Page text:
THE BLOG
04/01/2016 11:23 am ET Updated Apr 02, 2017

How to Keep Your Doctor When Your Health Insurance Does Not

Dear Nurse Katz,

Last week, I called my doctor to make an appointment for my annual check-up only to find that he is no longer accepting my insurance. I was devastated to find this out since this has been my doctor for over 20 years. Now, I am forced to find another doctor, which has been a task. After calling around for a doctor listed under my current health insurance plan, it seems that many of them are not taking new patients, I have to wait at least six weeks to get an appointment, or it is just inconvenient, i.e., no flexible hours, bad parking, or just too far. What should I do?

Miriam

Los Angeles, CA

Dear Miriam,

Believe it or not, you are not the only one frustrated with our health care system; doctors are too. Unfortunately, many seem to be "rebelling" by retiring early, dropping out of insurance plans, or not taking insurance AT ALL and going into concierge practices. You are lucky the office let you know ahead of time because many people are not finding out until they get to their appointment. With that said, I understand that having a doctor for over 20 years, and finding out that he has dropped your insurance (or vice versa) may seem personal, but in most cases, it is a business decision and you just got the short end of the stick. On the other hand, I have found that many doctors do not realize that this is happening because they do not handle the "day-to-day business operations" any more, and leave that up to the staff.

If you feel that strongly about your doctor, I would advise keeping your appointment and letting your doctor know how you feel. Make it a "pleasant breakup" per say. He may surprise you by working out a cash deal for your visits, or he may be able to refer you to a doctor that fits most of your requirements and participates with your insurance. You might even find that a call from your current doctor can create an exception to another doctors' "not accepting new patients" policy (depending on the relationship). Either way, you will have some sort of closure. If your doctor decides to "cut you loose," which I hope is not be the case, stay pleasant and wish him well. Be sure to request copies of all of your medical records before you leave. If he is able to recommend a doctor he thinks you will like, be sure to sign any forms you might need to ensure your medical records get transferred to the new doctor without a hitch. Keep in mind that if you get copies of your medical records to take home, there may be a small fee involved. Check with your state to see what the regulations are to avoid any excessive charges.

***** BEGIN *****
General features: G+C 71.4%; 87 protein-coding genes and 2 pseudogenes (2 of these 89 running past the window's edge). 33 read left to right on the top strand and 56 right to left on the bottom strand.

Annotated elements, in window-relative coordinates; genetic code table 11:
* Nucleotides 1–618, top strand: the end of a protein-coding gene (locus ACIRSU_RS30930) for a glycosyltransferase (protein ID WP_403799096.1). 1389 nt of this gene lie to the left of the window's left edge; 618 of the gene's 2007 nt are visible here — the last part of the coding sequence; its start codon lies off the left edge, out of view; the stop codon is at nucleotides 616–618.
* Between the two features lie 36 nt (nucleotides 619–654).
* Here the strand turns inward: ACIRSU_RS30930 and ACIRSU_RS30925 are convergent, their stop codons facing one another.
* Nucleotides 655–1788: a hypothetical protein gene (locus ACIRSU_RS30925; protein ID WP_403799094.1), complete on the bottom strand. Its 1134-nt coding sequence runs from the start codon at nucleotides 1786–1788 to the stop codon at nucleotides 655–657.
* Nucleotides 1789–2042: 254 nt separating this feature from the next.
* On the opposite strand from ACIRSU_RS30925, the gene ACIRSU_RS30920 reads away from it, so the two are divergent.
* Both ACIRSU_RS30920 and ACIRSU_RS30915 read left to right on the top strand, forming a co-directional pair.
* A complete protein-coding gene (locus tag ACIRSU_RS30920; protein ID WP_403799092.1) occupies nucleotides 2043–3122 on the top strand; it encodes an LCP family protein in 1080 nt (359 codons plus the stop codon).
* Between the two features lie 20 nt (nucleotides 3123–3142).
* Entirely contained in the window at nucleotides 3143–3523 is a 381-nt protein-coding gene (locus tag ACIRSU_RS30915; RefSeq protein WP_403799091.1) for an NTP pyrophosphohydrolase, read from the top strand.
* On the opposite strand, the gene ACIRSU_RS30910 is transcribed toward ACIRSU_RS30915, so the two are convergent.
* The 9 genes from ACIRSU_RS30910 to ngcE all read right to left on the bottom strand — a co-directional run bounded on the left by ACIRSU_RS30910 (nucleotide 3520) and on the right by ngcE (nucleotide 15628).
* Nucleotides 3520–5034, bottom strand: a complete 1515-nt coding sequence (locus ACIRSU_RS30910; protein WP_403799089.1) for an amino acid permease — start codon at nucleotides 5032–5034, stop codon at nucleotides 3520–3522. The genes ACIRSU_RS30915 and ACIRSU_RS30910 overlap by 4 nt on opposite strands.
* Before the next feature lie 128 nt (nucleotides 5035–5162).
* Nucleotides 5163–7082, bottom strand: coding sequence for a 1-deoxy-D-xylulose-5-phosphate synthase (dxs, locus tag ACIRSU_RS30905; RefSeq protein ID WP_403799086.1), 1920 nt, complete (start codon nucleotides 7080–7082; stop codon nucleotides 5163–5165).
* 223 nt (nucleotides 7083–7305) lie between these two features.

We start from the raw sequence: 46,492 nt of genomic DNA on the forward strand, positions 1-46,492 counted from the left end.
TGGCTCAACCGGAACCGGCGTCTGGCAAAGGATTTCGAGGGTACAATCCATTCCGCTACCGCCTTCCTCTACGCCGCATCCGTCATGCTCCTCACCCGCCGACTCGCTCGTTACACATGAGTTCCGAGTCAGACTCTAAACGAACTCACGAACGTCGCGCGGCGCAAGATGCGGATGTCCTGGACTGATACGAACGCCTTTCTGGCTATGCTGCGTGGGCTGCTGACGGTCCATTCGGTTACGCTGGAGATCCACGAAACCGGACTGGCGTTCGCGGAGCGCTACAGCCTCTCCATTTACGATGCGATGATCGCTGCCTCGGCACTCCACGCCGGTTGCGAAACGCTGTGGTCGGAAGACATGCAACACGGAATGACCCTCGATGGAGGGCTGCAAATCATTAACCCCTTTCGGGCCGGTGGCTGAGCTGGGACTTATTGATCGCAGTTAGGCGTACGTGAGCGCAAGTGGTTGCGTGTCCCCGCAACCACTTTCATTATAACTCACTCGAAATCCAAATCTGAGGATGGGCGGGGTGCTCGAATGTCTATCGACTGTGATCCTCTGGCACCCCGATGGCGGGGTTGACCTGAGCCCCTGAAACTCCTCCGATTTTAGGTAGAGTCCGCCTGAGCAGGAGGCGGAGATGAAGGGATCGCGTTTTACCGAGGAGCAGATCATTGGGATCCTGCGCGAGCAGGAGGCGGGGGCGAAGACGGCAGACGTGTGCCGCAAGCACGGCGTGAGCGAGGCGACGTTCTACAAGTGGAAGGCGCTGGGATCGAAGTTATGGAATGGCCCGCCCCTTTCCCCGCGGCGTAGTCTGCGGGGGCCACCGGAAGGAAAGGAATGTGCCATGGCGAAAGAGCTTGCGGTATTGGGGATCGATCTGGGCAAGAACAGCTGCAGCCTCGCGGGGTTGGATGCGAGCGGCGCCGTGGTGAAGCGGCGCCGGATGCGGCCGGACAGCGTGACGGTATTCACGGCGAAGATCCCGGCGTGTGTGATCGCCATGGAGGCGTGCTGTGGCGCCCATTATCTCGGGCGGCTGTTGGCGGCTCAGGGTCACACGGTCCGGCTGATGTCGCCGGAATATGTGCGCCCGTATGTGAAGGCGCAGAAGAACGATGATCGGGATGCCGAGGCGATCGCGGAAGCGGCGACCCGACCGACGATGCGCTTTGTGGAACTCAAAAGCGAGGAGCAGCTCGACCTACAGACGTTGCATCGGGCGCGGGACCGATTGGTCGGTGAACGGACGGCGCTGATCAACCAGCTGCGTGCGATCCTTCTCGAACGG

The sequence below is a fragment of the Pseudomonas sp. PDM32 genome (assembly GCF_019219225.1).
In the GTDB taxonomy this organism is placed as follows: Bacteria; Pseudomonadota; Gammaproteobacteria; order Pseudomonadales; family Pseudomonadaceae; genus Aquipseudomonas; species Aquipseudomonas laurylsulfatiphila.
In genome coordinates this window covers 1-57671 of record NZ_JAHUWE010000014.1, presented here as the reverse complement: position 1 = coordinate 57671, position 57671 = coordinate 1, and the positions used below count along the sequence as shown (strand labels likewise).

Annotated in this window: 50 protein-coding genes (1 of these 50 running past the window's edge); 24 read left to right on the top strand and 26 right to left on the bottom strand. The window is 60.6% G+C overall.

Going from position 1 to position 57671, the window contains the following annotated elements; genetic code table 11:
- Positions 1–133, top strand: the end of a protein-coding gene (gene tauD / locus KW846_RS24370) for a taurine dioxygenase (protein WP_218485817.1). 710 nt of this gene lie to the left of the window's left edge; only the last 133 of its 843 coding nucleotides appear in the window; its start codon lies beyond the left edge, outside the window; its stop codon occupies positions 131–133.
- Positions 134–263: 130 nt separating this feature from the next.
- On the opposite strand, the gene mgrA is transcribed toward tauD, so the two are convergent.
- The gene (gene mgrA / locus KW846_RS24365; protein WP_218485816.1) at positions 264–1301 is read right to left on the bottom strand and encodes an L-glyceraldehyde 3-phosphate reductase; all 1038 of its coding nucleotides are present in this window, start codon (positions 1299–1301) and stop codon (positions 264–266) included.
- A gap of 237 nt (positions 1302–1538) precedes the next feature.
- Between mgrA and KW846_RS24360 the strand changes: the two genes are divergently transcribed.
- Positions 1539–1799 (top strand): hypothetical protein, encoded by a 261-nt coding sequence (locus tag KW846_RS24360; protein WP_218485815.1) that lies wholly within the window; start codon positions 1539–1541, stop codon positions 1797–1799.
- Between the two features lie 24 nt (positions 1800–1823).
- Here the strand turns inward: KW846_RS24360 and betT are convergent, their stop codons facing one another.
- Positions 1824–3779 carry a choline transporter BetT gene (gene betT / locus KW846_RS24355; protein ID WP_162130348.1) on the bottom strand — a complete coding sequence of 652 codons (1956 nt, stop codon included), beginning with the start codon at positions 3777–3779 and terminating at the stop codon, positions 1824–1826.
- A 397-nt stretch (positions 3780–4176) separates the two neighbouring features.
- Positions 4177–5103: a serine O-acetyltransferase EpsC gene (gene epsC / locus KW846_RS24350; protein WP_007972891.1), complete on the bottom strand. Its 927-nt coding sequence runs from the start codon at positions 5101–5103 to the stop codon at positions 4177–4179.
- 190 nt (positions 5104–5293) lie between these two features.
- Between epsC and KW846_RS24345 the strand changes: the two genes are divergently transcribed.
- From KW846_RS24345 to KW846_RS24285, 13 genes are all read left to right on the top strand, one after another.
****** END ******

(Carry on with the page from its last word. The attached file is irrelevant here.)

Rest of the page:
On the other hand, hopefully your doctor is happy to keep you as a patient and work out a cash rate within your budget that works for both of you. If you come to an agreement, be sure you follow a few simple tips to keep him in "good graces" if you have not done them already:

Stay up to date on your insurance. Doctors don't have time to read all of the insurance plans out there in detail, if any at all, so it is important that you keep track of what is included in your policy and stay updated on any changes. This way, if your doctor needs to prescribe a medication, or refer you to a specialist, they can choose from the list you show them instead of referring you to something/someone that may not covered by your current insurance plan. Don't forget about lab work that the doctor may order and send out!

Write down your questions ahead of time. Most doctors appreciate if you respect their time (and yours too). A good way to do this is by being quick and organized. You can accomplish this by writing your questions down while you are patiently waiting to be seen (or even earlier). This will also prevent you from leaving the office and having to bug his staff later because you forgot to ask.

Say "thank you". You might be surprised by how many patients DON'T utter a single word of appreciation to their doctor. A simple "thank you" can go a LONG way.

Show an interest. Get to know your doctor's anniversary or interests. Ask them about their kids or favorite sports team, etc. My grandmother knit a blanket in her doctor's favorite sports team colors one year for the holidays one year. He still talks about it today! It has also allowed her to spend a little more time with the doctor when she has an appointment because the blanket always comes up, and she always has a few extra questions on her treatment that he does not mind answering.

So Miriam, I hope you kept your appointment and you and your doctor are able to work out a mutual agreement. This is one of those relationships worth fighting for, especially after all of that time. In the end, your health just might be better off without the extra stress of getting to know a new doctor.

More tips like these as well as simple tips on choosing the best doctor for you and your family can be found in the book Healthcare Made Easy.